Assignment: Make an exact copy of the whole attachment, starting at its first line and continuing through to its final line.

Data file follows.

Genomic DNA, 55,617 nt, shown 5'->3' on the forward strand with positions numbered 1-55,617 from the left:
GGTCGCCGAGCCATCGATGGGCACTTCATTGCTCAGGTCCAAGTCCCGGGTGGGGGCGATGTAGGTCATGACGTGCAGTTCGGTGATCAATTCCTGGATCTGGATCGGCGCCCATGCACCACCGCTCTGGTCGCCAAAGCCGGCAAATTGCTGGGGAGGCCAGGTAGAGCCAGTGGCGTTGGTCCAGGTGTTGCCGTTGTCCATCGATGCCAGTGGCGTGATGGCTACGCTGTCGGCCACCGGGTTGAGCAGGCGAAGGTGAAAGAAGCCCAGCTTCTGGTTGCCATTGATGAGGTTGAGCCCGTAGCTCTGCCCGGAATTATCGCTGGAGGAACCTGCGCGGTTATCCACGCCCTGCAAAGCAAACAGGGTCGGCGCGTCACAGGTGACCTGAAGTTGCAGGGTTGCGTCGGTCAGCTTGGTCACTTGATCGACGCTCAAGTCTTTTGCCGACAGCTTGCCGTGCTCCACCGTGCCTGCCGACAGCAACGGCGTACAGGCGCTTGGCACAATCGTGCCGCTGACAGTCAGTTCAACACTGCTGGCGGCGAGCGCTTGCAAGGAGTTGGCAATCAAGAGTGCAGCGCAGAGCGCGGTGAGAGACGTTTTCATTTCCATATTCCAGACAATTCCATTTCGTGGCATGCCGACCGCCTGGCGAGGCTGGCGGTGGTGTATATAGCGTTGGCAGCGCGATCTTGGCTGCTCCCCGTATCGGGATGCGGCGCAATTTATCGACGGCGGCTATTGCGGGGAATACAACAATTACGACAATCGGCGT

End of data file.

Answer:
Genomic DNA, 55,617 nt, shown 5'->3' on the forward strand with positions numbered 1-55,617 from the left:
GGTCGCCGAGCCATCGATGGGCACTTCATTGCTCAGGTCCAAGTCCCGGGTGGGGGCGATGTAGGTCATGACGTGCAGTTCGGTGATCAATTCCTGGATCTGGATCGGCGCCCATGCACCACCGCTCTGGTCGCCAAAGCCGGCAAATTGCTGGGGAGGCCAGGTAGAGCCAGTGGCGTTGGTCCAGGTGTTGCCGTTGTCCATCGATGCCAGTGGCGTGATGGCTACGCTGTCGGCCACCGGGTTGAGCAGGCGAAGGTGAAAGAAGCCCAGCTTCTGGTTGCCATTGATGAGGTTGAGCCCGTAGCTCTGCCCGGAATTATCGCTGGAGGAACCTGCGCGGTTATCCACGCCCTGCAAAGCAAACAGGGTCGGCGCGTCACAGGTGACCTGAAGTTGCAGGGTTGCGTCGGTCAGCTTGGTCACTTGATCGACGCTCAAGTCTTTTGCCGACAGCTTGCCGTGCTCCACCGTGCCTGCCGACAGCAACGGCGTACAGGCGCTTGGCACAATCGTGCCGCTGACAGTCAGTTCAACACTGCTGGCGGCGAGCGCTTGCAAGGAGTTGGCAATCAAGAGTGCAGCGCAGAGCGCGGTGAGAGACGTTTTCATTTCCATATTCCAGACAATTCCATTTCGTGGCATGCCGACCGCCTGGCGAGGCTGGCGGTGGTGTATATAGCGTTGGCAGCGCGATCTTGGCTGCTCCCCGTATCGGGATGCGGCGCAATTTATCGACGGCGGCTATTGCGGGGAATACAACAATTACGACAATCGGCGT